IV. Shortcomings of Human Adjudication

There presently exist AI programs that can accurately determine the likelihood of recidivism. We cannot, though, forget a high-profile case from 2017, where Eric Loomis was sentenced to six years in prison thanks to recommendations provided by the AI algorithm in the COMPAS system. This very same system managed to predict “a high risk of violence, high risk of recidivism, and high pretrial risk.” [15] The case raised many important questions. Does the human judge face any reduced responsibility? Should a defendant have a choice whether to have their case heard by a human judge or an AI? Should a judge rely more on numbers than on his own judgment? Is there any space left for compassion? What are the chances that the AI erred by not taking into account relevant information? Do we even need a judge who is, after all, just a human being, fault-tolerant, full of prejudice and likely to make a mistake?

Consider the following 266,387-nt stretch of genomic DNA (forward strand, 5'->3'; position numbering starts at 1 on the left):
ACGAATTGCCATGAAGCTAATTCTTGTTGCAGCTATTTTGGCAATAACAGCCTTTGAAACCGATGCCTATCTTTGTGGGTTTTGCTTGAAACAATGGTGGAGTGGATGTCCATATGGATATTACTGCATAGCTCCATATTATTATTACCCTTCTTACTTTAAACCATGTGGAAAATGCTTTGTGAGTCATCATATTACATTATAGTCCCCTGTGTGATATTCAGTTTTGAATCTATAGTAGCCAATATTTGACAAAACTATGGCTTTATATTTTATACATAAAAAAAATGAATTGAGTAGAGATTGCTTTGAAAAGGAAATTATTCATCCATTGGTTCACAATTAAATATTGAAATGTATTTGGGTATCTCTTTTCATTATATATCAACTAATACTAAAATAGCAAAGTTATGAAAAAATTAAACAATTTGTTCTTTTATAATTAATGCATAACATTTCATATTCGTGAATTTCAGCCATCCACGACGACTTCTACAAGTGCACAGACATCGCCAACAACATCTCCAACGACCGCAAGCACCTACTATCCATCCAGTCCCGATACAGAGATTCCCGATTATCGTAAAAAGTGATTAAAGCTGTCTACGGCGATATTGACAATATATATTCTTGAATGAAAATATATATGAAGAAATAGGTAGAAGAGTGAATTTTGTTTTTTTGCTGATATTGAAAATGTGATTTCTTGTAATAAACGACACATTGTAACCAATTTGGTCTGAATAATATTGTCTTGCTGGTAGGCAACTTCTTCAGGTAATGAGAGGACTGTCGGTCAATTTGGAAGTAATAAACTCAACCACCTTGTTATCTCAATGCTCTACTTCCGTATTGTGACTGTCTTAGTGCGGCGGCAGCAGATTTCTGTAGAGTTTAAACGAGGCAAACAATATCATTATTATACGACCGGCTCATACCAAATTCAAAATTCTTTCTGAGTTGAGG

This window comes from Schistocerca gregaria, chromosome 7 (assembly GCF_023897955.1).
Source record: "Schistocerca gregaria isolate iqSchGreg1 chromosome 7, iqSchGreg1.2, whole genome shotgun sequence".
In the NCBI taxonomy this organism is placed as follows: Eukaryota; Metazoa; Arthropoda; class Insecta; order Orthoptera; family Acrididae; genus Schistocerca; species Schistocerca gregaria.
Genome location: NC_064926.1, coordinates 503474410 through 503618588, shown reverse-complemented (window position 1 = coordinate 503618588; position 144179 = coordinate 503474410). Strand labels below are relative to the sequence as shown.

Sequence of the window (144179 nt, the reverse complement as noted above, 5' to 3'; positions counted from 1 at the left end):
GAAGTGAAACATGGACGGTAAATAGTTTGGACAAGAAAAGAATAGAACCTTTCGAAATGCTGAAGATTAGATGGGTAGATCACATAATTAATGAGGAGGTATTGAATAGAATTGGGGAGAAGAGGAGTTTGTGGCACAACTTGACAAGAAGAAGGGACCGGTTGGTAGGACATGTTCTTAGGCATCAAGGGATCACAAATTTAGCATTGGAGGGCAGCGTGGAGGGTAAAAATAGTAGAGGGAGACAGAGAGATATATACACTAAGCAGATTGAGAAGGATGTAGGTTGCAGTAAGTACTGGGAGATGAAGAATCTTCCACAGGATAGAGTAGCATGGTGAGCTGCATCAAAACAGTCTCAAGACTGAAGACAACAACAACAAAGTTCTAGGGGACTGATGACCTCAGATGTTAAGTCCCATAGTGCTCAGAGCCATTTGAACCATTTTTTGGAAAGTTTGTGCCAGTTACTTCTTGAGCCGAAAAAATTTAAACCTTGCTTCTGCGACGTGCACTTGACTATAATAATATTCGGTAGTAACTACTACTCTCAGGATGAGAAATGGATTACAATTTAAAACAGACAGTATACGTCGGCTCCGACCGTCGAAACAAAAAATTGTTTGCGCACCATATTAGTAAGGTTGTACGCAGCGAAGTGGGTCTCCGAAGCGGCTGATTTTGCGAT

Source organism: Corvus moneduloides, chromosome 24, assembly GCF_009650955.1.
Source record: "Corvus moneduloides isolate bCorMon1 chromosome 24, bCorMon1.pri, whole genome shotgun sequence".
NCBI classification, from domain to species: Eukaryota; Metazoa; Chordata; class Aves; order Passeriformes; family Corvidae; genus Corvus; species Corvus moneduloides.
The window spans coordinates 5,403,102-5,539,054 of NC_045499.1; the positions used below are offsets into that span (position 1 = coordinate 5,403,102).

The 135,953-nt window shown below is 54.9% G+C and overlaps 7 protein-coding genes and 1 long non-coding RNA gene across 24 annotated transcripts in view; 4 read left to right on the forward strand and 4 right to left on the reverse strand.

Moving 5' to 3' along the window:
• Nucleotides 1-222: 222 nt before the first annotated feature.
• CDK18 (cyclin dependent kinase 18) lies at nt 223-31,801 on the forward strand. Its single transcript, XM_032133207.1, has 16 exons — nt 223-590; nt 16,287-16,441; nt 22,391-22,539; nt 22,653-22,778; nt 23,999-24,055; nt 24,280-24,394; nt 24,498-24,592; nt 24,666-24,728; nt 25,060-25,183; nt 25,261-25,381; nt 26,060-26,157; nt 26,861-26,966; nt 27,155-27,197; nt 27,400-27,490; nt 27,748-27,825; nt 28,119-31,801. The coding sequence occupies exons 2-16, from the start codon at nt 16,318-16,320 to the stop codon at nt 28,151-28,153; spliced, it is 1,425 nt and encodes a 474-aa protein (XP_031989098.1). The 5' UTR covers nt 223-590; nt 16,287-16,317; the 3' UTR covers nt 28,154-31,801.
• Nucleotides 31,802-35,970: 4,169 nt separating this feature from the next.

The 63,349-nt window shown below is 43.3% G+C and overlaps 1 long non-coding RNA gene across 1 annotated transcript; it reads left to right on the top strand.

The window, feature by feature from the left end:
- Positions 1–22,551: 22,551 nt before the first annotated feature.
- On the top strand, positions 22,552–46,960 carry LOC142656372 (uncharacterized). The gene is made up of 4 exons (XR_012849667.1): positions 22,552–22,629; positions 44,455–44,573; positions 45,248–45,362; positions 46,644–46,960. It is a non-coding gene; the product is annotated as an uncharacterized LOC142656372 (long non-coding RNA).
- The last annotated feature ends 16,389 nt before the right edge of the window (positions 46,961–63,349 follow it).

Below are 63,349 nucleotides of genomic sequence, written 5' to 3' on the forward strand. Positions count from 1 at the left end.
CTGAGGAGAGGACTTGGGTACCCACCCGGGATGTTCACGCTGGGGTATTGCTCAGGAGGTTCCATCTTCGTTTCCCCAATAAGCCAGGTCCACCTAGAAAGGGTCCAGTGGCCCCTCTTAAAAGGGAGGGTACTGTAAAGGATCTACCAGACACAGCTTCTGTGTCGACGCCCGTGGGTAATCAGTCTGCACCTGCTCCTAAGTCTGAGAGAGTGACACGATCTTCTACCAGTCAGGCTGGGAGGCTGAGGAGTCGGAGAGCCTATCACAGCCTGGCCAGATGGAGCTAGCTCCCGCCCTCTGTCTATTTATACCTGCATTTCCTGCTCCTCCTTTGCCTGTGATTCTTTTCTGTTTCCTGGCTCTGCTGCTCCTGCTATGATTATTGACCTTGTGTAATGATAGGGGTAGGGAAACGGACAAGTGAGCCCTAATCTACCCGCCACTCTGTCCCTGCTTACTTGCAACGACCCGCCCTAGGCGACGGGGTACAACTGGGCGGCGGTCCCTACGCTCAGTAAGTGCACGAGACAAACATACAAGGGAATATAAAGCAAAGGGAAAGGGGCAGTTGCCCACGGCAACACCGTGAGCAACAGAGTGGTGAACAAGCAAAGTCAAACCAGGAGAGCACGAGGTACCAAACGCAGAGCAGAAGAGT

During a recent TEDx presentation in Zurich, Elliott Ash, Assistant Professor of Law, Economics, and Data Science at ETH Zurich, presented research on the American immigration adjudication system and just how much the result depends upon the adjudicator. For instance, one judge in San Francisco granted 90.6 % of asylum requests, while another judge granted just 2.9 %. He referred to this form of justice as, in fact, “the luck of the draw.” [16] Even worse are numbers on jailing decisions before and after lunch breaks, which demonstrates that the same judge, depending on their mood, might deliver wildly different sentences. [17] Perhaps of most concern is data showing numbers related to lifetime likelihood of imprisonment of US residents born in 2001 based on racial discrimination. The shocking nature of these findings suggest that removing the human element from sentencing would go a long way toward ensuring fairness, or at least consistency. [18]